Explore the ruins of Ek’ Balam, Uxmal, and Chichen Itza, scramble through streets of colonial Merida, and sample the cuisine and culture of Mexico’s Yucatan Peninsula on this guided photo essay (complete with suggested activities for use in your social studies classroom.)
This photo essay works perfectly in conjunction with the rest of our free Maya unit.
- Choose any topic described in a photo or caption in this album. Do deeper reading and research on that topic, creating a presentation to share with your class.
- Research and plan a realistic travel itinerary through Mexico’s Yucatán Peninsula that focuses specifically on its Maya and colonial histories. Explain the historical or cultural relevance of your choices. Present the final itinerary with photos and estimated costs for the whole trip.
Open Ended Social Studies collects and presents original and dynamic classroom materials focusing on parts of the world neglected by traditional world history textbooks in the United States. The middle and high school lessons hosted here aim to foster critical and historical thinking, greater cultural awareness, and a sense of wonder about the world and our place in it. Open Ended Social Studies is free, always growing, and collaborative – please check back and contribute often.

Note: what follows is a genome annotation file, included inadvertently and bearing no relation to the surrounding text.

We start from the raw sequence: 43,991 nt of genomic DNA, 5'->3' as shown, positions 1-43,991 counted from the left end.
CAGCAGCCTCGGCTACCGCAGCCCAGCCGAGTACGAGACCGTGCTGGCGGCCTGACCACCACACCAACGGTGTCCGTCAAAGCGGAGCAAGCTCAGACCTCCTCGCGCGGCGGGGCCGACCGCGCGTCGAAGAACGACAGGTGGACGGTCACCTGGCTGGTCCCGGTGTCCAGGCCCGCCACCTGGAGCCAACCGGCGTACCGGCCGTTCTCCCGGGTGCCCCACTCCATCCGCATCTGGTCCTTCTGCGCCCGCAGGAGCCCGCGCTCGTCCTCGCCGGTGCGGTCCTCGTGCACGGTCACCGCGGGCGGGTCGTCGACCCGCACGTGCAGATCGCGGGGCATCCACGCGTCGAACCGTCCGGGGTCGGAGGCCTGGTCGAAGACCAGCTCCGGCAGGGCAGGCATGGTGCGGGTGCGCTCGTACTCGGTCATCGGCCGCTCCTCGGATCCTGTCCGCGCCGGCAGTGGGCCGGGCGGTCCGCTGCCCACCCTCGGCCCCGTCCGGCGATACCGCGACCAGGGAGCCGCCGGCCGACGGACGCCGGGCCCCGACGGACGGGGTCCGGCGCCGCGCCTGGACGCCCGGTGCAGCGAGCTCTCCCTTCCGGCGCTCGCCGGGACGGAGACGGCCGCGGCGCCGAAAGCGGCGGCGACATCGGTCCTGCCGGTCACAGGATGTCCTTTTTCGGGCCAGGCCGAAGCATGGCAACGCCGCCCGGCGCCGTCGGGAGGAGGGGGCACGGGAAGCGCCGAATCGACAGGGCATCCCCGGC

Browse all of the free texts, activities, and lesson plans – all of the chapters missing from your conventional textbook.
Check out the library of travel writing and photography from previous adventures in the field.
In late November, Openendedsocialstudies.org founder Thomas Kenning will undertake a research expedition to Mexico’s Yucatan Peninsula. This trip will form the basis of a new set of lessons covering the Maya civilization, furthering our mission of presenting original and dynamic classroom materials focusing on parts of the world neglected by traditional world history textbooks in the United States.
Continue reading “The Yucatan: An Upcoming Open Ended Social Studies Expedition”
I slept nearly 11 hours last night, which is unheard of for me.
I woke up this morning and took my breakfast in the street, a shot of thick, syrupy sweet coffee decanted and consumed in a crumbling doorway. Caffinated and high from an unhealthy dose of sugar, I proceeded to the Museo de la Revolucion. Continue reading “March 12, 2017: Havana, Cuba – Daylight Savings in the Time of Revolution”
What is the root cause of our world’s troubles?
If you ask me, it’s not a trade imbalance or a terrorist threat. If we’re talking about the problem that lies at the heart of everything, it’s got to be a severe, devastating lack of empathy – the ability to understand and share the feelings of another. Continue reading “Open Ended Social Studies has the chapters that your world history textbook is missing”